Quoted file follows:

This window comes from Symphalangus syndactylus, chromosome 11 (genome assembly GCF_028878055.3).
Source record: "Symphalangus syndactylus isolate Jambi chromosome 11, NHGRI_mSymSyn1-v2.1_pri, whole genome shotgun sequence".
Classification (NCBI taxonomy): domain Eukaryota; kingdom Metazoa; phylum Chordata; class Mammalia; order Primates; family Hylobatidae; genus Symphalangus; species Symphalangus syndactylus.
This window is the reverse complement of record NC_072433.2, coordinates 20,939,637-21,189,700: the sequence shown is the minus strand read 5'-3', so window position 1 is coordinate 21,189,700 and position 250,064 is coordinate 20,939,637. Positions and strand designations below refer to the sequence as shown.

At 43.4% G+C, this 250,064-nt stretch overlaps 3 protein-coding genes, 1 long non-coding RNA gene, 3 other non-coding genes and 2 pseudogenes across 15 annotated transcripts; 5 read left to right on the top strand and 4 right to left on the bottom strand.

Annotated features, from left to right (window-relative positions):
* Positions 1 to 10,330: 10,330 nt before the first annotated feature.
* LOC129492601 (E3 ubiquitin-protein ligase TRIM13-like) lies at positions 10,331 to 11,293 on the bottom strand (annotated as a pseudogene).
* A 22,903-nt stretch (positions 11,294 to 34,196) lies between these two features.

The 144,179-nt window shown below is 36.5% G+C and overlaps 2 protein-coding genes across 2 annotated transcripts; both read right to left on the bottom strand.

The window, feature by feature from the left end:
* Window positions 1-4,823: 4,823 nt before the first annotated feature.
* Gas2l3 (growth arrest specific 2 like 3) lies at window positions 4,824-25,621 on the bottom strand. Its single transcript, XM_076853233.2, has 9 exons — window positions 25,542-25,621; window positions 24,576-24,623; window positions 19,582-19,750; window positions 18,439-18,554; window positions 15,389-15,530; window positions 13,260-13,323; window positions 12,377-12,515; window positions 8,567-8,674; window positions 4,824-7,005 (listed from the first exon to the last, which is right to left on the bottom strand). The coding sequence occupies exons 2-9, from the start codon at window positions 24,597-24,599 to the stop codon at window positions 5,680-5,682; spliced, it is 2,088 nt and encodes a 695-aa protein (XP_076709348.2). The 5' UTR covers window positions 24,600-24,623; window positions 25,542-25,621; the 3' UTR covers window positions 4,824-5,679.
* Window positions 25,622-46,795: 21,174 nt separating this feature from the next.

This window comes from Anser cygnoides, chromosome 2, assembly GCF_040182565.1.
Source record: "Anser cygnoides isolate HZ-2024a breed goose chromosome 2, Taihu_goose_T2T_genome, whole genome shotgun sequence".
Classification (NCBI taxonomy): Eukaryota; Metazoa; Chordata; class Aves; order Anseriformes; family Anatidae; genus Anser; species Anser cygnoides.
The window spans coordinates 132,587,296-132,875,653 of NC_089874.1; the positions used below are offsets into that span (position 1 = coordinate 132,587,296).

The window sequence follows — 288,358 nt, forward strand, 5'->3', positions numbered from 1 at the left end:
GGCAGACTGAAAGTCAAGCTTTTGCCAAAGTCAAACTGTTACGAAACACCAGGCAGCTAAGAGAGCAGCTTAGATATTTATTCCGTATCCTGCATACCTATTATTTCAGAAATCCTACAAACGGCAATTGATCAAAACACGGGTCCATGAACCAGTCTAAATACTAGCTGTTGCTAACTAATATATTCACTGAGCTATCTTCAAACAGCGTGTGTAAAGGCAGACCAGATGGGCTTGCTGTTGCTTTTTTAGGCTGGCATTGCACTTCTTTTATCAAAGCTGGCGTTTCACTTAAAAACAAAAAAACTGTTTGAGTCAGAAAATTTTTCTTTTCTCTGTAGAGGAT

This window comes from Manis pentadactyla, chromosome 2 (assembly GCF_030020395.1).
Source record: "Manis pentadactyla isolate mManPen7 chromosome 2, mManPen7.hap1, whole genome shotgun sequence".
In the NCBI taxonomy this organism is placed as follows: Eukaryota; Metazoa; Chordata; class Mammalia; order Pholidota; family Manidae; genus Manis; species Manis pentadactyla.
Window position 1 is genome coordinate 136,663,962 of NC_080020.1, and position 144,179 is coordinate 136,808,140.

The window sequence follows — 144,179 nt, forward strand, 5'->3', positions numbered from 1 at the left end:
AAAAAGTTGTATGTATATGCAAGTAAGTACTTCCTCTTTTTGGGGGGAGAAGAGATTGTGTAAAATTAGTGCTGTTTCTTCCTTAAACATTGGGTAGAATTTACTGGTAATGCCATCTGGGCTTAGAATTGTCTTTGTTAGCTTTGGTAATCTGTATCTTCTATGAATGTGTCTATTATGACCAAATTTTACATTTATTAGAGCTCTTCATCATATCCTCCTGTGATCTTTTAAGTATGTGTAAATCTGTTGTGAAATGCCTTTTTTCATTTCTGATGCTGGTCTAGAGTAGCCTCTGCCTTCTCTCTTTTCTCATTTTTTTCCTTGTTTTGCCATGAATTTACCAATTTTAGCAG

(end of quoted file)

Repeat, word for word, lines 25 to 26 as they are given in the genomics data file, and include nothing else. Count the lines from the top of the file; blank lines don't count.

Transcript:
The window sequence follows — 144,179 nt, forward strand, 5'->3', positions numbered from 1 at the left end:
AAAAAGTTGTATGTATATGCAAGTAAGTACTTCCTCTTTTTGGGGGGAGAAGAGATTGTGTAAAATTAGTGCTGTTTCTTCCTTAAACATTGGGTAGAATTTACTGGTAATGCCATCTGGGCTTAGAATTGTCTTTGTTAGCTTTGGTAATCTGTATCTTCTATGAATGTGTCTATTATGACCAAATTTTACATTTATTAGAGCTCTTCATCATATCCTCCTGTGATCTTTTAAGTATGTGTAAATCTGTTGTGAAATGCCTTTTTTCATTTCTGATGCTGGTCTAGAGTAGCCTCTGCCTTCTCTCTTTTCTCATTTTTTTCCTTGTTTTGCCATGAATTTACCAATTTTAGCAG